Half the Sky: Turning Oppression into Opportunity for Women Worldwide includes a four-hour film broadcast in the United States and abroad, shot in 10 countries: Cambodia, Kenya, India, Sierra Leone, Somaliland, Vietnam, Afghanistan, Pakistan, Liberia and the U.S. Traveling with intrepid reporter Nicholas Kristof and A-list celebrity advocates America Ferrera, Diane Lane, Eva Mendes, Meg Ryan, Gabrielle Union and Olivia Wilde, the series introduces women and girls who are living under some of the most difficult circumstances imaginable — and fighting bravely to change them. Their intimate, dramatic and immediate stories of struggle reflect viable and sustainable options for empowerment and offer an actionable blueprint for transformation.

FAQ

The lack of personal freedoms, limited access to education and healthcare, and the absence of economic and physical security make India one of the most unsafe places on the planet for women. This must change. We need an urgent reframing of women in our culture, society, economy and politics. An important national discussion (and many personal ones) needs to take place around the issues of women’s rights, security and empowerment.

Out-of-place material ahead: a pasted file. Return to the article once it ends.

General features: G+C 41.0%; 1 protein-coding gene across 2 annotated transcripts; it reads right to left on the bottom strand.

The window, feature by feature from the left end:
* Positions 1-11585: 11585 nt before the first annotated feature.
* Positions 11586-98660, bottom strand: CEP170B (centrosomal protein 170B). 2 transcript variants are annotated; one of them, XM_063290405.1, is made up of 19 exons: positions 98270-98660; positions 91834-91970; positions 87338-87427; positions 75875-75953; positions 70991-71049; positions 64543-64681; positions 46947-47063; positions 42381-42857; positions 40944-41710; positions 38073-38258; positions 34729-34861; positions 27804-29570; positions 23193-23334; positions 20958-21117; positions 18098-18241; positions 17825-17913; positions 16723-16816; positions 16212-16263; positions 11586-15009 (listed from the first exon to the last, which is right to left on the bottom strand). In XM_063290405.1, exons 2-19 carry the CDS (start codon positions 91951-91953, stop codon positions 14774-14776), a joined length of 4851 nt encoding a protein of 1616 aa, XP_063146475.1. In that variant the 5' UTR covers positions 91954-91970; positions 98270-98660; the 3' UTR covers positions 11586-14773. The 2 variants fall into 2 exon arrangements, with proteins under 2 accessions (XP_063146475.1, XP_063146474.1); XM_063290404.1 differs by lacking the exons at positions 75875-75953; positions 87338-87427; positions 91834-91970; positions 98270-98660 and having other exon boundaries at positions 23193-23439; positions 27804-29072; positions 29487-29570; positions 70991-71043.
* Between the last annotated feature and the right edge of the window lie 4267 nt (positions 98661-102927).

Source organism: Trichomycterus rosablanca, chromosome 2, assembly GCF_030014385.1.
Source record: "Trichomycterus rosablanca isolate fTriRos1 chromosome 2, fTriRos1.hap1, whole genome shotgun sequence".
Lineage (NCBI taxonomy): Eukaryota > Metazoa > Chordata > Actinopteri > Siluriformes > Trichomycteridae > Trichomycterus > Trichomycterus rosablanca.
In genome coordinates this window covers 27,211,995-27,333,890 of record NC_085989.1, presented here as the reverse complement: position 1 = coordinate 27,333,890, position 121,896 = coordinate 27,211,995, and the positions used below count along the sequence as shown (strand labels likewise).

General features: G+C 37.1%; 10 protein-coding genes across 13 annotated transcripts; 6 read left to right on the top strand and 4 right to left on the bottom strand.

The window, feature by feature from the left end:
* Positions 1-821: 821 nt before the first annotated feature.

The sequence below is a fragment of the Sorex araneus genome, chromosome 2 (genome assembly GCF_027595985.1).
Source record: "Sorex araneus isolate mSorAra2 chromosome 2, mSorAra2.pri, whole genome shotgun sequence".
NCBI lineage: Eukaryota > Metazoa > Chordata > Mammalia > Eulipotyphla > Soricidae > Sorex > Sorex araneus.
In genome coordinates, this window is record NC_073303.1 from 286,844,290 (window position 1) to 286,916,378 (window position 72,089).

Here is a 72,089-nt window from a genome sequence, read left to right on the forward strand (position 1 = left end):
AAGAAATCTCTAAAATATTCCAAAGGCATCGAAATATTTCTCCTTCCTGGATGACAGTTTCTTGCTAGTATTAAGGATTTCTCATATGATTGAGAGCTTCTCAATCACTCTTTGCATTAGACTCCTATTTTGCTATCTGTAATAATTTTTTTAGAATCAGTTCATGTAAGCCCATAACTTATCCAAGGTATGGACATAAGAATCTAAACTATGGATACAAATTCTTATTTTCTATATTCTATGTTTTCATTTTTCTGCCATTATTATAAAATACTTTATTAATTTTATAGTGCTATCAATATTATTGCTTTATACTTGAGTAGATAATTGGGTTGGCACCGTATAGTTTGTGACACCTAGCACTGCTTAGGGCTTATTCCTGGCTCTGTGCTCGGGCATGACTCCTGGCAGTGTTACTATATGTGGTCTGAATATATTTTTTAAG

The influence of cinema on culture and society is both widespread and deep-rooted. However, violence against women didn't start with cinema and it won't end there. That's why, in addition to challenging how women are framed in popular culture, our campaign also aims to confront the attitudes and underlying values at the level of the family, the school, the workplace. When our role models change - on-screen or off-screen - our accepted behaviors change.

To be clear, as artists, writers and entertainers, we work hard to uphold and defend our creative freedoms. Our aim is not to define what should or should not go into cinema. Our aim is to allow people to make an informed choice before they - more importantly their children - are exposed to violence against women in cinema.

Quite simply, the label on the bottle should say what's in the bottle: the Censor Board must provide an advisory on films containing violence against women.

There is now consensus that exposure to media violence is linked to actual violent behaviour - a link found by many scholars to be on par with the correlation of exposure to second-hand smoke and the risk of lung cancer.